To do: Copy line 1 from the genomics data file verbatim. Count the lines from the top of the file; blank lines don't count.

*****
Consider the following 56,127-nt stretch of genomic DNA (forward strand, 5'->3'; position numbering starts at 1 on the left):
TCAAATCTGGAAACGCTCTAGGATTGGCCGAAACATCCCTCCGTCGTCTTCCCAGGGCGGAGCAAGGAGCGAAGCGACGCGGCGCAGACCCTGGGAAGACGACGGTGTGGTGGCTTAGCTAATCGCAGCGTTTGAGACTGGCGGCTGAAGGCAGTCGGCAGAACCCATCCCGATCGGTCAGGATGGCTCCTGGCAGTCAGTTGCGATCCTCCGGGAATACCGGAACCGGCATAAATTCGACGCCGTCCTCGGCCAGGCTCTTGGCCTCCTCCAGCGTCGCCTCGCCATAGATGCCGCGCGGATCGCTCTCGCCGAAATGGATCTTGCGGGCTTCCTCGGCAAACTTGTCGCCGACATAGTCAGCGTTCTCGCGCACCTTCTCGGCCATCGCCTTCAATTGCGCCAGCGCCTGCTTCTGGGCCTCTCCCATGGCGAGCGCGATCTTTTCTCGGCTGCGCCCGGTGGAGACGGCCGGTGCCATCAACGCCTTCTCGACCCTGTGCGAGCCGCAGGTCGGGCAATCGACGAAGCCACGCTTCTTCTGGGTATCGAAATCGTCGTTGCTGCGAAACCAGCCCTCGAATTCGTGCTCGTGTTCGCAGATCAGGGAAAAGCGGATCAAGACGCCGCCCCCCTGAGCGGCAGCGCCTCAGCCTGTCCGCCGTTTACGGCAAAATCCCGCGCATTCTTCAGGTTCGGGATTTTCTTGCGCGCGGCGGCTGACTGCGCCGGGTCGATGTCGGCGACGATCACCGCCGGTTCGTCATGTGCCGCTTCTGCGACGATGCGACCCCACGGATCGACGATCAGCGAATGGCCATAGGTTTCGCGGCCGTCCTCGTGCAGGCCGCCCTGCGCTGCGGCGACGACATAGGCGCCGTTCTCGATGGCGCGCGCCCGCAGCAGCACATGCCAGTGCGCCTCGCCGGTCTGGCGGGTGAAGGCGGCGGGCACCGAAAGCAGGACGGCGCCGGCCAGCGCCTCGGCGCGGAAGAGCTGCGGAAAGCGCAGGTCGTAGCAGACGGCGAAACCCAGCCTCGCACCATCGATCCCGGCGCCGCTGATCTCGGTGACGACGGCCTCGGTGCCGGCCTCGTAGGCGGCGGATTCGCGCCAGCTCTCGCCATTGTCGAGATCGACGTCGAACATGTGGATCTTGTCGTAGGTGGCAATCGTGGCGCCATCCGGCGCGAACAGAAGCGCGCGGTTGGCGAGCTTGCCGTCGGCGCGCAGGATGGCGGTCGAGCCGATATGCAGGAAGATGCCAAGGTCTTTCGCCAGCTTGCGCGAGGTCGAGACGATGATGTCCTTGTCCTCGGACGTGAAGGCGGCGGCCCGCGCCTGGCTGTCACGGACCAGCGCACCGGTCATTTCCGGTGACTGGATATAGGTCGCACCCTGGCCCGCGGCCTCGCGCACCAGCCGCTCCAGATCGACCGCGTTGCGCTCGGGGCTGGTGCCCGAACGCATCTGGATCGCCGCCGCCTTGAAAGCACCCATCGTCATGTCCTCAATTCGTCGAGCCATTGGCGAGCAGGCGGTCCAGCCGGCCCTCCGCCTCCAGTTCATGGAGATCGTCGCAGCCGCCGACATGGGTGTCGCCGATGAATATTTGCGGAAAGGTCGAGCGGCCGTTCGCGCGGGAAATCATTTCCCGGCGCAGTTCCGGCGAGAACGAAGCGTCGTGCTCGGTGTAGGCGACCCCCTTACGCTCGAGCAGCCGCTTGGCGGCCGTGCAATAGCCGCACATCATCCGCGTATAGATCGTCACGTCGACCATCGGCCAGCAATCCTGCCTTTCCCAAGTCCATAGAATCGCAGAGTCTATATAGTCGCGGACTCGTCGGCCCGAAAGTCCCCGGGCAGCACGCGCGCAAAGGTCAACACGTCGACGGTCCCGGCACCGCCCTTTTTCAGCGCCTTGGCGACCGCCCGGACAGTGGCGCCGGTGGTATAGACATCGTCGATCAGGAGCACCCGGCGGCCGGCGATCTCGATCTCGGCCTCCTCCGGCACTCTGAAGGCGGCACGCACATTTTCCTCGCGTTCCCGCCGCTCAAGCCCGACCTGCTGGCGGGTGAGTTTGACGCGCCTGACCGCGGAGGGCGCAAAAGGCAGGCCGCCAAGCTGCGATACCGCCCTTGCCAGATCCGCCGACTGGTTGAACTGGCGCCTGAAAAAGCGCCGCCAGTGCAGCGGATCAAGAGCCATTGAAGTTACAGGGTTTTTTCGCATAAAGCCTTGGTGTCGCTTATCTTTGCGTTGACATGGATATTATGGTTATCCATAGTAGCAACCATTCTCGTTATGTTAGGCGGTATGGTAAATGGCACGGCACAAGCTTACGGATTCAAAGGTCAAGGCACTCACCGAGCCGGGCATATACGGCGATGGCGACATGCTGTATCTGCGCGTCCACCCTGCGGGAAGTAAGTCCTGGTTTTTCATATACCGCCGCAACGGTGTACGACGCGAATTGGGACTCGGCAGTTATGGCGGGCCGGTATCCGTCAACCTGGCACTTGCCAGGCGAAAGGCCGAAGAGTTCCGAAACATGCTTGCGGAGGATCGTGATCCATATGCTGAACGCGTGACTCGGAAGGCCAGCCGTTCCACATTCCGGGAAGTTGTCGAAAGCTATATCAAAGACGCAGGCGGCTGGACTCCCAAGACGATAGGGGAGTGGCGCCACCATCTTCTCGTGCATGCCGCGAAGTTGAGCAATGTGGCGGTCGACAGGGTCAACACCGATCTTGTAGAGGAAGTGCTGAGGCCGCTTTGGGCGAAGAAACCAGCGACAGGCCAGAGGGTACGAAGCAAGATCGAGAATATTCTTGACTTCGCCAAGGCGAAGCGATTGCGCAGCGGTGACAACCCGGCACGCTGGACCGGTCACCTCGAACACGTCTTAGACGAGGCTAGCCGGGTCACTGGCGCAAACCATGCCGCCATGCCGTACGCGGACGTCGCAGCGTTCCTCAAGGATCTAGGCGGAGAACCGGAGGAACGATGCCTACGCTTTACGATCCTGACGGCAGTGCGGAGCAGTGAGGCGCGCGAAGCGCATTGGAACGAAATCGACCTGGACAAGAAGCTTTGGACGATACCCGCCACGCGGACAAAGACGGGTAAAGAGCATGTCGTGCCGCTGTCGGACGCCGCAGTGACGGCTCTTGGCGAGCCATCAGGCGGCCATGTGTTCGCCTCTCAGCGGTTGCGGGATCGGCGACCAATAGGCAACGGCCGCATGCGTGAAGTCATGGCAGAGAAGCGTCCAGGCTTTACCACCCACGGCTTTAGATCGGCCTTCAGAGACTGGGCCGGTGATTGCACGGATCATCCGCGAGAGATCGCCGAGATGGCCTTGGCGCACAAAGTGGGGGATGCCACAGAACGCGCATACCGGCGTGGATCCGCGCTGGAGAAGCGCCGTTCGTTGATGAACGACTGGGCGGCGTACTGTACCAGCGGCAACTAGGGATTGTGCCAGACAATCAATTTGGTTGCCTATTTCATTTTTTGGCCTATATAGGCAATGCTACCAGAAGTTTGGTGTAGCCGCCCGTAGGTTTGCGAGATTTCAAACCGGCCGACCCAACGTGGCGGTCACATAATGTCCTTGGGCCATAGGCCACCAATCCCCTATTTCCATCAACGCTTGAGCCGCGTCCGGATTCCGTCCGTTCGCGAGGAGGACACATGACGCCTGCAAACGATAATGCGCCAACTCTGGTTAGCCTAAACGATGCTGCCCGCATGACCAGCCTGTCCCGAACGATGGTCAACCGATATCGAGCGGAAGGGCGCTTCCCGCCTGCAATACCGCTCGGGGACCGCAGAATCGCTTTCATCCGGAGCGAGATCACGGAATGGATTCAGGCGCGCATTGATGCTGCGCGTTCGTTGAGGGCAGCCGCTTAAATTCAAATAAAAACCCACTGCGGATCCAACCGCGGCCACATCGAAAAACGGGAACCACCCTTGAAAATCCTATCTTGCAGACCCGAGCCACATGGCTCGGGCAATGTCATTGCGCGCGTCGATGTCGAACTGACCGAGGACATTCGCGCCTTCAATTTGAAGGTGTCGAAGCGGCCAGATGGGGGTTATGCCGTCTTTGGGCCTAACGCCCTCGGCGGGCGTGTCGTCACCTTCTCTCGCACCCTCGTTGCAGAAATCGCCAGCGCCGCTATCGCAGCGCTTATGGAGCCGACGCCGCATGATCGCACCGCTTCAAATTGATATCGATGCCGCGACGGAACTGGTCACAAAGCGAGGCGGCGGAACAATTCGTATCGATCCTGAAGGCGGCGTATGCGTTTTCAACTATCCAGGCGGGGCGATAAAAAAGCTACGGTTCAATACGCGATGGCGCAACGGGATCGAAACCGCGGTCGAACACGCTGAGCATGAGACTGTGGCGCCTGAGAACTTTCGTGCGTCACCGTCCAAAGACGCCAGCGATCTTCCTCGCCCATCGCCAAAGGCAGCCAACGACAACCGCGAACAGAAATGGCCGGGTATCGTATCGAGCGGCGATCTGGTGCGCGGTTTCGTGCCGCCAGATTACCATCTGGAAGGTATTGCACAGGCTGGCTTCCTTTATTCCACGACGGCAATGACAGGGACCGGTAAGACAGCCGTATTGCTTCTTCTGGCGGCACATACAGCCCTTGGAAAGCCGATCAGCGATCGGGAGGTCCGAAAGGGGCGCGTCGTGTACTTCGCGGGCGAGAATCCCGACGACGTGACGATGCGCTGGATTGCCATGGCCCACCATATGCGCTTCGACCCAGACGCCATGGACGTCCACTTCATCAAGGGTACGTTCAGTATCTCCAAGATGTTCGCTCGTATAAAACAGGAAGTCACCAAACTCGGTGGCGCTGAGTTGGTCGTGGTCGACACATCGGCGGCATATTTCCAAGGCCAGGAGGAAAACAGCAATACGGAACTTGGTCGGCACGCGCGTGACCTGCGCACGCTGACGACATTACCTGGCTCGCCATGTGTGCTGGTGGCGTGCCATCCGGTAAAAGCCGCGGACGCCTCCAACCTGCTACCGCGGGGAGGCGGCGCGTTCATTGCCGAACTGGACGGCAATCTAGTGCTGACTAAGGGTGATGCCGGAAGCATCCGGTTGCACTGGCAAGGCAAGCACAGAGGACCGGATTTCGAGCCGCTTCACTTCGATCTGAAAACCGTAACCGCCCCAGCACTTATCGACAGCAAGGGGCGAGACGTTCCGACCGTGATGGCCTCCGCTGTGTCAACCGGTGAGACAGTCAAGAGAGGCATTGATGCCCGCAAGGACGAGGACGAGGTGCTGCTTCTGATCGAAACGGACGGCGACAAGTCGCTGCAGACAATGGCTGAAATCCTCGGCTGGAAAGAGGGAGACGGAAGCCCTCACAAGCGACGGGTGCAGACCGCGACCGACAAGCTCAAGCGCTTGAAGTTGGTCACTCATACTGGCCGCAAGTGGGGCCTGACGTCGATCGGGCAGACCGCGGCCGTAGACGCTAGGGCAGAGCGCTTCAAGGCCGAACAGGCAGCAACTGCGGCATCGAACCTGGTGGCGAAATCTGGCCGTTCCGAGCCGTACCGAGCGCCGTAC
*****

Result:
Consider the following 56,127-nt stretch of genomic DNA (forward strand, 5'->3'; position numbering starts at 1 on the left):